# Degree of Financial Leverage

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## Definition of 'Degree of Financial Leverage'

The degree of financial leverage (DFL) is a measure of how a company's earnings are affected by changes in its sales. It is calculated by dividing the company's net income by its earnings before interest and taxes (EBIT).

A high DFL means that a company's earnings are more sensitive to changes in sales. This can be a good thing if a company is growing rapidly, as it can use its debt to finance its growth. However, it can also be a bad thing if a company's sales are declining, as it may have difficulty making its interest payments.

The DFL can be used to compare different companies and to assess the risk of a company's financial position. A company with a high DFL is considered to be more risky than a company with a low DFL.

Here is a more detailed explanation of the DFL formula:

$$\text{DFL} = \frac{\text{Net Income}}{\text{EBIT}}$$

Where:

* Net Income is the company's net profit after taxes.
* EBIT is the company's earnings before interest and taxes.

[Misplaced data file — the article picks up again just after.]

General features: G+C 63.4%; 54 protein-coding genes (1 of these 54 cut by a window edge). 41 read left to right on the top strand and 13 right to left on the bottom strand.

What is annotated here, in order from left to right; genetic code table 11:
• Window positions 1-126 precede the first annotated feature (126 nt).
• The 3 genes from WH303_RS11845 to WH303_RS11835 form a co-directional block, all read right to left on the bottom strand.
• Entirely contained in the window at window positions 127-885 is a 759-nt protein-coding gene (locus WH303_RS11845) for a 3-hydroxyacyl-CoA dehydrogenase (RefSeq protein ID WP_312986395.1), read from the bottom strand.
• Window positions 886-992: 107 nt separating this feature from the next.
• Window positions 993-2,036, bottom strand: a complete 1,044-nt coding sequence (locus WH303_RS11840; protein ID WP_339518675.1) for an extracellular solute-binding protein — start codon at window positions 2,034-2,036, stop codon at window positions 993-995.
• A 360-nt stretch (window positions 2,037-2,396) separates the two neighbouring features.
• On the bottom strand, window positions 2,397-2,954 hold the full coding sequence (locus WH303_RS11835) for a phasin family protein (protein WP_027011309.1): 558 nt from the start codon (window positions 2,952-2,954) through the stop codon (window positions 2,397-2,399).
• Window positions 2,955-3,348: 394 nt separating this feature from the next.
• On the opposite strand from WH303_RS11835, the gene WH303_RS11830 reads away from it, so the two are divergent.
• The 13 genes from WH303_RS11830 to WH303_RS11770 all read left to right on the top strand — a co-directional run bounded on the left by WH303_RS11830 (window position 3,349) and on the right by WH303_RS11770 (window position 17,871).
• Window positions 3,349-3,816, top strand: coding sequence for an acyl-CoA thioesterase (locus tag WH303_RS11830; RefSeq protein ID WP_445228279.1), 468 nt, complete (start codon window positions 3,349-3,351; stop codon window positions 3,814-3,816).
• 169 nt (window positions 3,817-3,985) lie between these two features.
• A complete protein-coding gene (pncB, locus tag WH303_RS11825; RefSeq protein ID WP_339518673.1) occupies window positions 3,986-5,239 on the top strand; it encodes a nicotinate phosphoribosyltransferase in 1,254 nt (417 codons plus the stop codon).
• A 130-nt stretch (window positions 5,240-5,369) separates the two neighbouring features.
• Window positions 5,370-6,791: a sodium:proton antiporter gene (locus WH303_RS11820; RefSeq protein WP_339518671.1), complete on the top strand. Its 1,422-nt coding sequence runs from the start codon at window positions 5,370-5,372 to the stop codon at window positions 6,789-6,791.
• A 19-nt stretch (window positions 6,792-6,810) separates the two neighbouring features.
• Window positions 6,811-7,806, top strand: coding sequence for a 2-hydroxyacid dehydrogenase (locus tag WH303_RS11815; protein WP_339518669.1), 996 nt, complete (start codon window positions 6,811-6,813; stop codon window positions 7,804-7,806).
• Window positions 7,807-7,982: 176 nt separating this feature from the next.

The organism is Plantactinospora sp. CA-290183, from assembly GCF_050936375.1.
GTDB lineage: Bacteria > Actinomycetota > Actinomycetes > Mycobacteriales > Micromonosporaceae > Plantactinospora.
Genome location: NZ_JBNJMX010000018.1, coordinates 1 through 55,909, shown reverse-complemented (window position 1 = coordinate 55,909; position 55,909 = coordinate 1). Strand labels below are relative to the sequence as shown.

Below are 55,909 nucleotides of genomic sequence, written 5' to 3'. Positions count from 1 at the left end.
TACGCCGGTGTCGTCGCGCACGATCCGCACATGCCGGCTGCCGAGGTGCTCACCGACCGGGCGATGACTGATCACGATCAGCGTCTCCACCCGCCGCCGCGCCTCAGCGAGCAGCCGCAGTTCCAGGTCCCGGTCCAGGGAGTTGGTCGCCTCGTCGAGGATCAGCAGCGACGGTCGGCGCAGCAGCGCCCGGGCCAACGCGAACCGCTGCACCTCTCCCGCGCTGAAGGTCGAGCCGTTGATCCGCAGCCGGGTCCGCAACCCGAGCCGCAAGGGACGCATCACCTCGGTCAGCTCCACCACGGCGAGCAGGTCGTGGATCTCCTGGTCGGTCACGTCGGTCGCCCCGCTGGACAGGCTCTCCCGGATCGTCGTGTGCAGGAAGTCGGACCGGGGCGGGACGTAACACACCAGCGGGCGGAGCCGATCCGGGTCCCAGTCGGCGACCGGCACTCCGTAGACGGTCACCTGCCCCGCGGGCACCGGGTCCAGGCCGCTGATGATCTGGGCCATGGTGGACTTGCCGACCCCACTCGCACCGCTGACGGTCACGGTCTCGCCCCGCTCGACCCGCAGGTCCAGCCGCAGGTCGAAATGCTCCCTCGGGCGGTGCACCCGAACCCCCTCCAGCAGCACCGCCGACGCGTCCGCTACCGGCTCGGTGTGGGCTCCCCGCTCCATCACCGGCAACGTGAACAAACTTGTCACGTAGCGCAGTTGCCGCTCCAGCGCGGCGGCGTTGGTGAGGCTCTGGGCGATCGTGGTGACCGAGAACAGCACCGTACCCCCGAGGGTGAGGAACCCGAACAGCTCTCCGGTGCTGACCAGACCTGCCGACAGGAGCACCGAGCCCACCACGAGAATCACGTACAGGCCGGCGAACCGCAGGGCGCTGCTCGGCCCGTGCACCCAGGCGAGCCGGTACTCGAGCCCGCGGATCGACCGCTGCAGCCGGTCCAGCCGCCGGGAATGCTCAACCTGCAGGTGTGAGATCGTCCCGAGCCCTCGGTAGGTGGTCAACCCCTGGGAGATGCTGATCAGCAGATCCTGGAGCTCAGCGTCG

The DFL can be used to calculate the percentage change in net income that will result from a given percentage change in EBIT. For example, if a company has a DFL of 2, then a 10% increase in EBIT will result in a 20% increase in net income.

The DFL can also be used to calculate the break-even point for a company. The break-even point is the level of sales at which a company's net income is zero. The DFL can be used to calculate the break-even point in terms of EBIT. For example, if a company has a DFL of 2, then its break-even point is EBIT = \$0.

The DFL is a useful tool for financial analysis. It can be used to compare different companies and to assess the risk of a company's financial position.

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